Interesting fact: Myoko averages 13 metres of snow each year. In comparison, Whistler receives an average annual snowfall of about 10 metres, while Banff receives about nine metres. Canada's snowiest cities (places like Montreal, St. John's, and Sudbury) top out at about two metres of snow each year. The reason for all of the snow along the western coast of Japan is due to the weather systems from Siberia that travel south across the Sea of Japan and pick up moisture as they go. Once over Japan, these weather systems meet the warm systems moving northward from the equator and the result is epic snow, unmatched anywhere else in the world. Between January and March, it almost never stops snowing. The deep powder makes Japan a paradise for skiers.
The ski resorts are western style but the apres ski scene is uniquely Japanese. A full day of skiing is followed by a long, hot soak in a rotenburo (open-air hot springs). I don't know what I like better: skiing through soft powder by day or sitting in a rotenburo in the midst of falling snow and rising steam by night. After bathing, you don't go out to a bar or a restaurant, you don slippers and a robe and head to a communal dining hall inside the hotel. By 7:30 p.m., everyone is back in their rooms for some chilled sake, or, in our case, cold umeshu (who needs ice when you can reach out the window and fill your cup with snow?). The day ends with the bliss of slipping into a fluffy futon on a tatami floor.
Travelling in Japan is unlike travelling anywhere else in the world. The country's top-notch customer service makes everything so easy, so efficient, so organized, it's like floating from one cloud to another. There was a dreamlike quality to our trip. The bus left on time and arrived on time. The lifts took us up the ski hill and gravity took us back down. We floated in the rotenburo and were swaddled and fed like babies afterward. There was nothing to think about and nothing to do except ski, eat, and sleep. The only intrusion into our bubble world was the snowplows that roared and beeped until midnight and started up again at 5 a.m.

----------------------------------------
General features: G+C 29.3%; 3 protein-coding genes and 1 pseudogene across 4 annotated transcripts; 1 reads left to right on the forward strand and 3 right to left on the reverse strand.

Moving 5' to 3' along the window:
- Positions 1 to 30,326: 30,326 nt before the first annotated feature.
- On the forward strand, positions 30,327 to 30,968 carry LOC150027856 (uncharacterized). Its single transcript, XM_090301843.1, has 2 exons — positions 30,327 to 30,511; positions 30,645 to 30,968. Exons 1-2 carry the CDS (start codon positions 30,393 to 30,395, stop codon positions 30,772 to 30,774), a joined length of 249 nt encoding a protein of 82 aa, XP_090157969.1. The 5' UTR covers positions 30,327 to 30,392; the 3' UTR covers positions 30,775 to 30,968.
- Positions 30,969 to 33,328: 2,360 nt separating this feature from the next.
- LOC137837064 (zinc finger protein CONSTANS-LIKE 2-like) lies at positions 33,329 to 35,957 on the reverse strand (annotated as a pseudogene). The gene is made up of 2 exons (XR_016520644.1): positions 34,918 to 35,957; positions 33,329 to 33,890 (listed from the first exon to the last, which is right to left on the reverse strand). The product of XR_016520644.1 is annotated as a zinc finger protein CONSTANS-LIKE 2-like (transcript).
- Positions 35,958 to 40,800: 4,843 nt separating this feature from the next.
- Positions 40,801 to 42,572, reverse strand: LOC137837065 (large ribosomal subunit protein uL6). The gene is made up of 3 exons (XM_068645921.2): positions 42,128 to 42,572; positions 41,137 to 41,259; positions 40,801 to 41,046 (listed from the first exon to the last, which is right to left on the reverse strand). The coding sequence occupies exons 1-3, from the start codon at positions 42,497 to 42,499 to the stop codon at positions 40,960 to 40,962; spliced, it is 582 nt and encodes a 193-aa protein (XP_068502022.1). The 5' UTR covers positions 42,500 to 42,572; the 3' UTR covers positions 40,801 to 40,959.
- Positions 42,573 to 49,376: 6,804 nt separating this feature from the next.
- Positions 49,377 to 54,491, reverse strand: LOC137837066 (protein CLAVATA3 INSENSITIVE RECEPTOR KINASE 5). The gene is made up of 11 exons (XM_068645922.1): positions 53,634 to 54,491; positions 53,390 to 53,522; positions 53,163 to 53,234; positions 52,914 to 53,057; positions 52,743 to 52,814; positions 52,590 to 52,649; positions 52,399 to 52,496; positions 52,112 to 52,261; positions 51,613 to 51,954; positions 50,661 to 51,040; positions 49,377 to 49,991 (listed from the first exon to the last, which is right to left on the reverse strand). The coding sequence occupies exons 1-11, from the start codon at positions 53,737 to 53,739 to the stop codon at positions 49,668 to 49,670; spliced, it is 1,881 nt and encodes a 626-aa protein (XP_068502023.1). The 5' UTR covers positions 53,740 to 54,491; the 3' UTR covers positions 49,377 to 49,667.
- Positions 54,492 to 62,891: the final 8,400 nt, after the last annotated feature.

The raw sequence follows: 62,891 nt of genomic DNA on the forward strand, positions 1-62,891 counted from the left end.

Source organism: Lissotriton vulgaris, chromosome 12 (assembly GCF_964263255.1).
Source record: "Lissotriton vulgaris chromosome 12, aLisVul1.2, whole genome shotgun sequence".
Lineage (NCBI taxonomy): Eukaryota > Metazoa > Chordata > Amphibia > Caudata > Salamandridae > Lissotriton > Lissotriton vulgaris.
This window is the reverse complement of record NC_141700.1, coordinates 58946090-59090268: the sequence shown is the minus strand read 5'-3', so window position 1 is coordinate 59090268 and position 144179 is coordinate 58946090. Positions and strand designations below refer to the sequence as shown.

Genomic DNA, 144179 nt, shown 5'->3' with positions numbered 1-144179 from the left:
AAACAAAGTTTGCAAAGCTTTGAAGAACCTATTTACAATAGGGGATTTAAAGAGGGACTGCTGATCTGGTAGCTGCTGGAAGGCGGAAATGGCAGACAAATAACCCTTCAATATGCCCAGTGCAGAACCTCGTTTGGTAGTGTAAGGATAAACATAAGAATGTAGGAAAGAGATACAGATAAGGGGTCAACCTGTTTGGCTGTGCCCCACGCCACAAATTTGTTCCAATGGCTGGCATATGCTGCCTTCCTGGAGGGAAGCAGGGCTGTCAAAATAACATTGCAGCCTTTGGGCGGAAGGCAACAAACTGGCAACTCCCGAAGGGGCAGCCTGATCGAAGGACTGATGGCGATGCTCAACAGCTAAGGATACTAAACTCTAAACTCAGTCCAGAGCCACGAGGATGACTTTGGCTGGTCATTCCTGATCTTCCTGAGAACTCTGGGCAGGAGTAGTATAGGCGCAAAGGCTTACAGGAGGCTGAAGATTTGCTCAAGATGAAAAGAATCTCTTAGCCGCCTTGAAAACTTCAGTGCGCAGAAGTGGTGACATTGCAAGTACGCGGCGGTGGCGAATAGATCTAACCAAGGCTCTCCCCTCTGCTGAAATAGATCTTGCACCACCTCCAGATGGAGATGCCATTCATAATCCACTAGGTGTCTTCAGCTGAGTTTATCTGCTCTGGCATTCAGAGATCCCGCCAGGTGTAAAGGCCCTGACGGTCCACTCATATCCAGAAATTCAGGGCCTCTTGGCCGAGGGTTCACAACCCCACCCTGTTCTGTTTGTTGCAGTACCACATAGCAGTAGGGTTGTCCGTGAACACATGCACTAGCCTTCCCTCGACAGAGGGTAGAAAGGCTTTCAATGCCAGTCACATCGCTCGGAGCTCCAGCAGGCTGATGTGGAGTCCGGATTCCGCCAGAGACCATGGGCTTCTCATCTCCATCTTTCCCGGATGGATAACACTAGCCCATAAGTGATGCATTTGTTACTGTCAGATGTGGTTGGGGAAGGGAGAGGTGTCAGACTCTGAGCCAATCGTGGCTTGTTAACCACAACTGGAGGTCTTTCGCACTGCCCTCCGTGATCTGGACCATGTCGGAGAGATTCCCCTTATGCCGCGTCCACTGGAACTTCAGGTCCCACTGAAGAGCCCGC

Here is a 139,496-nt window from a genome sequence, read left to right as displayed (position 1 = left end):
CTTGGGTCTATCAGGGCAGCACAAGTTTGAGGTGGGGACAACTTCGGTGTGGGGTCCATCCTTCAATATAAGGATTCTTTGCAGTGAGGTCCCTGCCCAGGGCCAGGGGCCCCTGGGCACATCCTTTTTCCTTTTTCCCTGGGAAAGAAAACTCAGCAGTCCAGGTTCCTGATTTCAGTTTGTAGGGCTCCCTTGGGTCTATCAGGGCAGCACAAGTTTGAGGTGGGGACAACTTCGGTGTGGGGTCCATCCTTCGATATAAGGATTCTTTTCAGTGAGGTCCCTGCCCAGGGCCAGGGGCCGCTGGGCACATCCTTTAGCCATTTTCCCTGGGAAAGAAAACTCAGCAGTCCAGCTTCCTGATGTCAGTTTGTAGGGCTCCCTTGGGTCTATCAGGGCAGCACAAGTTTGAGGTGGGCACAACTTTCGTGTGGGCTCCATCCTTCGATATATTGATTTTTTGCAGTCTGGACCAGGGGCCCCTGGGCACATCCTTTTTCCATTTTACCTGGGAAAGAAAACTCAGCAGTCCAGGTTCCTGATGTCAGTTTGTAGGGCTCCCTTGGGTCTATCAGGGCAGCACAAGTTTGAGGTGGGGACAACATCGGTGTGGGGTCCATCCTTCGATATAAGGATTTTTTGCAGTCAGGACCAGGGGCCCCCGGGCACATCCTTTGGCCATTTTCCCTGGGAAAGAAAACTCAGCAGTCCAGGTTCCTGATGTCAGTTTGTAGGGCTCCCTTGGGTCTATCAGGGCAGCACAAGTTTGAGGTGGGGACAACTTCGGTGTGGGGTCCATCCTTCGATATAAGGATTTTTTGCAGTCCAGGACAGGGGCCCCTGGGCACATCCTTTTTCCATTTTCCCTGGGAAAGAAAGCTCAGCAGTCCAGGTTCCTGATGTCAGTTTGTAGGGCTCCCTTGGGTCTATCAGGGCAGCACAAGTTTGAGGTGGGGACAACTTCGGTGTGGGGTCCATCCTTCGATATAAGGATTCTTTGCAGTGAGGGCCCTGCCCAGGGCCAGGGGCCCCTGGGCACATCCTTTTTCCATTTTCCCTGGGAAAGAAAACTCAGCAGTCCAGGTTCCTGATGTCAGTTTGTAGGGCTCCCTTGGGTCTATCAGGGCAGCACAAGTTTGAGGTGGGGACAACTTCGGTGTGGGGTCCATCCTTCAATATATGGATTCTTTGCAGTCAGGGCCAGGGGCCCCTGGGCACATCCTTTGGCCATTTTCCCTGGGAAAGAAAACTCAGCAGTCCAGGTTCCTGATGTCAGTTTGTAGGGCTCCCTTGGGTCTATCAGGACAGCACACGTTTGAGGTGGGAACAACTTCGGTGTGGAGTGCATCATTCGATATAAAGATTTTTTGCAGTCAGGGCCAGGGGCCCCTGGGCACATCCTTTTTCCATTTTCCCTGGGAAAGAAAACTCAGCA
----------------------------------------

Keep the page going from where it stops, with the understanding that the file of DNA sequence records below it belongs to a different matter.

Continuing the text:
We spent four days in Myoko, a tiny little ski town in the middle of Joshinetsu National Park. The town is nestled at the base of Mt. Myoko (2,454 metres) and Mt. Hiuchi (2,462 metres). There's not much on offer in-bounds for expert skiers but the resort is far away from the big crowds and the long lineups in Nagano and even further away from Niseko, which, according to everyone who has ever been there, is overrun by rude and obnoxious Australians. The longest lift queue in Myoko was about five minutes. Most of the time there was no queue at all. Going to Myoko meant sacrificing steepness for solitude. But it was a fair trade, especially for our group of newbie skiers from Brazil, Peru, Malaysia, Indonesia, and the Philippines.
I learned to ski in the ugly, industrial wasteland of Etobicoke, on a hill built on top of a giant garbage dump surrounded by Soviet-style apartment blocks. My dad took me there one snowy afternoon when I was about 10. He strapped a pair of skis on my feet, took me to the top of the hill, and gave me a push. Perhaps it's fitting that I learned to ski on a landfill because I still ski like garbage. My "technique" (if you can call it that) is to get down the mountain in one piece. Skiing is fun but, for me, the real joy comes from the beauty of the snow, the trees, and the mountains.
There's a misconception that skiing in Japan is expensive. If you don't mind sacrificing a few comforts, skiing in Japan can be extremely cheap. We each paid about $200 for our four-day trip, which included round-trip bus fare from Kyoto, lift tickets and equipment rentals for three days, two nights in a hotel, two dinners, and two breakfasts. Had we taken the bullet train instead of the overnight bus or asked for separate rooms instead of sharing one big room, the price would have been higher but it still would have been cheaper than skiing in Canada. At Whistler, it costs $96 just for a one-day lift ticket. Add in rental fees, transportation and food, and a single day at Whistler (nevermind a four-day trip) becomes prohibitively expensive.
Plus, by skiing in Japan, we got the added bonus of travelling back in time to 1984. The hotel, the rental equipment, and even the phone in our room were all relics from 30 years ago. It was like a living museum of the bubble years.
The gang from Kyoto University's Graduate School of Environmental Studies. From left to right: Jason from Malaysia, Glenn from the Philippines, Liliya from Bulgaria, Dani from Brazil, Violeta from Romania, Melina from Brazil, and me, representing Canada (not pictured: Angelica from Peru and Amir from Indonesia). A great trip with good friends.